Consider Armando. What is his claim to fame? He’s a lecturer in communications but has he distinguished himself in scholarship? Has he published any noteworthy papers to qualify himself as an expert or authority in politics or society?

Armando is also often described as a social media influencer. What does that mean? That he tweets loudest and often on subjects? That he clickbait his content so they evoke emotions and increases their talkability? And since when does someone with a huge following on social media qualify to influence public discourse on important matters?

Yet there he was being quoted by the Press because of his provocative tweets, being asked to host or moderate talk shows, being invited as a commentator in politics and society.

By doing so the Press has failed in its duty to exercise judgement in the shaping of public discourse. Instead of giving a platform to only those who exercise common sense, moderation and clear articulation of values, and also skilled in the art of disagreement, they have, in building up Armando, unleaded on Indonesian society a troll in the guise of a thought leader.

With people like him on pedestals public discourse is now a shouting match over Twitter, YouTube and Instagram. It has also become an arena for gang warfare where might makes right. Armando and a few others like him, buzzers one and all, throttle measured public discourse in the name of free speech.

Confronted by the might of buzzers, rumoured to have government backing, you can begin to understand the pent up frustration and anger of those who position themselves on the other side of the fence. Add to that a very uneven enforcement of the law and you have a powder keg.

The April 11 beating up of Armando is one of the manifestations of this pressure building up.

Perhaps it is time for those in a position if real influence to reflect on the harmful path we are in and the need to bring public discourse back to where it can do most good for society?

When everyone sounds sassy and is an expert

Remember that iconic cartoon from the early days of the Internet in the New Yorker?

The Internet has moved on a lot since then. Apps and other services now make it so much easier to create and upload great looking content.

So much so that I think the saying “On the Internet, nobody knows you’re a dog” needs to be updated to: “On the Internet, everybody can look and sound like an expert.”

This is what I am seeing on my social media feeds, no matter if they are Facebook, LinkedIn, Instagram, Reels….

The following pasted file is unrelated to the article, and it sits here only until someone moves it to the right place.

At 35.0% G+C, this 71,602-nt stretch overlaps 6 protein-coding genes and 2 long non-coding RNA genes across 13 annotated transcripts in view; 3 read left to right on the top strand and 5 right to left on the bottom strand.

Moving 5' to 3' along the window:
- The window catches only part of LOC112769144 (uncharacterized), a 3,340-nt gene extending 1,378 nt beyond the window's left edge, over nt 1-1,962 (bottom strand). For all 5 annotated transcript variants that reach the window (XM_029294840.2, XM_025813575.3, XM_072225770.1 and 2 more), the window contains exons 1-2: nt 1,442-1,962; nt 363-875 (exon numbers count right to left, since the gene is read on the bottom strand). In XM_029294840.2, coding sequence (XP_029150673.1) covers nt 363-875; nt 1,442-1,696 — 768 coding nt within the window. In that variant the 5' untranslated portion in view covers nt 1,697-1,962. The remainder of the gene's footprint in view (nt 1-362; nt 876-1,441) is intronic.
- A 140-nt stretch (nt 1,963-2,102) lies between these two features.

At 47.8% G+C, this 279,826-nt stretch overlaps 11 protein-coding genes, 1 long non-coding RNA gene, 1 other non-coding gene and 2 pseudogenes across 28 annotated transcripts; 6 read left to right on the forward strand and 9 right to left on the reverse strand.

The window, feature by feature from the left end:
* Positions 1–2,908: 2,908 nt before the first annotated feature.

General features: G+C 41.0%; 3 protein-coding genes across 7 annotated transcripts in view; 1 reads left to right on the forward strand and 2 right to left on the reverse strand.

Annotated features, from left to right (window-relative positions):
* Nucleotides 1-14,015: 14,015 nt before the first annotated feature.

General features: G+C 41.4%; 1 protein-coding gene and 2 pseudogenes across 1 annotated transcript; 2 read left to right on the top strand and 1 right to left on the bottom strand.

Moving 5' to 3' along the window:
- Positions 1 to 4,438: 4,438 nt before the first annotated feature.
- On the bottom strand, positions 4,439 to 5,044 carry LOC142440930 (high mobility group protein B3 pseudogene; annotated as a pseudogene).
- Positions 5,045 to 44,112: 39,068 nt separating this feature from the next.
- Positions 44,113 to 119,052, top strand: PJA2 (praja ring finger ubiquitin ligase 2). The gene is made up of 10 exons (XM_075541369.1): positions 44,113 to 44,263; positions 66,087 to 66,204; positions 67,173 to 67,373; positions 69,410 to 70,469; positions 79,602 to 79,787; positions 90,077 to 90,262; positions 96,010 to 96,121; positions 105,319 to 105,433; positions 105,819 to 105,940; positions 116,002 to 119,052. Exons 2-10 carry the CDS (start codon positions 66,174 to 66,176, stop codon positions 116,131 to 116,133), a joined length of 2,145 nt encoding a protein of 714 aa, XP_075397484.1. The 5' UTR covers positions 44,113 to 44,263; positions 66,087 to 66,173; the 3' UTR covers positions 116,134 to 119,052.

Everyone, even if they are green behind the ears and have not done anything to win them respect in the industry, is now capable and do try to come across as an expert dispensing tips, advice and listicles like they are going out of fashion.

They are aided in their quest for their 2 minutes of fame by platforms such as Glints and other headhunting outfits out to find a cheap way of generating relevant content.

So in the PR industry, for instance, you have consultants with less than a year’s experience lecturing their peers on media relations, engaging influencers, client servicing…every topic that is sellable to aspiring industry workers.

Then there are the masterclasses carried out by hoods who can’t even qualify as apprentices. Same MO. Young, ambitious people who don’t expect to be paid but grateful to be given a platform to show off to their peers.

No doubt some of these speakers are good and have fresh insights but most of them, I suspect, would be pedestrian.

So the question that needs to be asked here is whether this democratization of the ability to look and sound clever on the internet (for materials all you need is to do a Google or YouTube search on the subject matter and presto! You can sound like a pro!) – actually helps enlighten or dumb the audience.

What do you guys think?

Startups and their irresistible offers to our employees

If, like me, you run a small to mid-sized business then I’m sure you’d empathize when I say that the startups are the bane of our lives when it comes to staff retention.

Like voracious vultures their HR officers and talent scouts circle our businesses for any of our staff who show promise. When they spot them, they open their deep wallets and swoop in on these young workers with offers so they will find difficult to resist.

I’ve been wondering if these enterprises end up empowering these young talents or ruin the rest of their lives. The source of this musings is because I know of the daughter of a family friend that quit her present job because this startup offered her, a person who has been in the workforce for 3 years, about Rp60 million per month basic salary, plus share options in the company.

To be sure. She is bright and talented. She could cobble together a good-looking PowerPoint deck and present fairly convincingly. But when it came to managing people she was still green, unable to convey instructions concisely and clearly and making sure that her direct reports understood and executed her instructions well. She still had to, like good wine, mature. Her ego still got too much in the way and she became defensive under pressure.